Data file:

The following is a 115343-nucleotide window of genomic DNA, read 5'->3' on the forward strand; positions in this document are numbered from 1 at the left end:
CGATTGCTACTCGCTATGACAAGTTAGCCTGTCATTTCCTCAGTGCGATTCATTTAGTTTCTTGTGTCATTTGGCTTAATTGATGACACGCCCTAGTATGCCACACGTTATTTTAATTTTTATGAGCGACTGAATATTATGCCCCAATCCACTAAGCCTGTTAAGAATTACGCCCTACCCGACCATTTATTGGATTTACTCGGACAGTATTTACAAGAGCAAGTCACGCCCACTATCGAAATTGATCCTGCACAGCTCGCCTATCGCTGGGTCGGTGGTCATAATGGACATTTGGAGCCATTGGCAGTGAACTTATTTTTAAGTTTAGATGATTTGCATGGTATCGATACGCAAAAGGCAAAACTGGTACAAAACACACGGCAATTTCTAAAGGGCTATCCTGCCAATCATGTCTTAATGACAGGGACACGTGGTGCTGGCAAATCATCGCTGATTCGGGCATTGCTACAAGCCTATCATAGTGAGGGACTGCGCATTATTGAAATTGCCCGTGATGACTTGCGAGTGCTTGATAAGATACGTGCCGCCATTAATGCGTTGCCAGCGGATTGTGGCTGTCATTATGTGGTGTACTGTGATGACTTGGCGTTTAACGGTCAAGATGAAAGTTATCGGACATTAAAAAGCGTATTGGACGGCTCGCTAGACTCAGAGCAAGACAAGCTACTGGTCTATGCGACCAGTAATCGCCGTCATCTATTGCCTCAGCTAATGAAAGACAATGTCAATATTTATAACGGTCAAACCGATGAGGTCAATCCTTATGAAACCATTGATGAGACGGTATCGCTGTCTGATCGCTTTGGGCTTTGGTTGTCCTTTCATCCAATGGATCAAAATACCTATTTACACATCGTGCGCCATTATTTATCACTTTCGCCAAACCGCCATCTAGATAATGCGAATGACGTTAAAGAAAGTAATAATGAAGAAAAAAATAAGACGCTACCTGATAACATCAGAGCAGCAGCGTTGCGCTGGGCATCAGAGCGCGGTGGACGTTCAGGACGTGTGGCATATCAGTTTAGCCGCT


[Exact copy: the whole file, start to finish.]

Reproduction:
The following is a 115343-nucleotide window of genomic DNA, read 5'->3' on the forward strand; positions in this document are numbered from 1 at the left end:
CGATTGCTACTCGCTATGACAAGTTAGCCTGTCATTTCCTCAGTGCGATTCATTTAGTTTCTTGTGTCATTTGGCTTAATTGATGACACGCCCTAGTATGCCACACGTTATTTTAATTTTTATGAGCGACTGAATATTATGCCCCAATCCACTAAGCCTGTTAAGAATTACGCCCTACCCGACCATTTATTGGATTTACTCGGACAGTATTTACAAGAGCAAGTCACGCCCACTATCGAAATTGATCCTGCACAGCTCGCCTATCGCTGGGTCGGTGGTCATAATGGACATTTGGAGCCATTGGCAGTGAACTTATTTTTAAGTTTAGATGATTTGCATGGTATCGATACGCAAAAGGCAAAACTGGTACAAAACACACGGCAATTTCTAAAGGGCTATCCTGCCAATCATGTCTTAATGACAGGGACACGTGGTGCTGGCAAATCATCGCTGATTCGGGCATTGCTACAAGCCTATCATAGTGAGGGACTGCGCATTATTGAAATTGCCCGTGATGACTTGCGAGTGCTTGATAAGATACGTGCCGCCATTAATGCGTTGCCAGCGGATTGTGGCTGTCATTATGTGGTGTACTGTGATGACTTGGCGTTTAACGGTCAAGATGAAAGTTATCGGACATTAAAAAGCGTATTGGACGGCTCGCTAGACTCAGAGCAAGACAAGCTACTGGTCTATGCGACCAGTAATCGCCGTCATCTATTGCCTCAGCTAATGAAAGACAATGTCAATATTTATAACGGTCAAACCGATGAGGTCAATCCTTATGAAACCATTGATGAGACGGTATCGCTGTCTGATCGCTTTGGGCTTTGGTTGTCCTTTCATCCAATGGATCAAAATACCTATTTACACATCGTGCGCCATTATTTATCACTTTCGCCAAACCGCCATCTAGATAATGCGAATGACGTTAAAGAAAGTAATAATGAAGAAAAAAATAAGACGCTACCTGATAACATCAGAGCAGCAGCGTTGCGCTGGGCATCAGAGCGCGGTGGACGTTCAGGACGTGTGGCATATCAGTTTAGCCGCT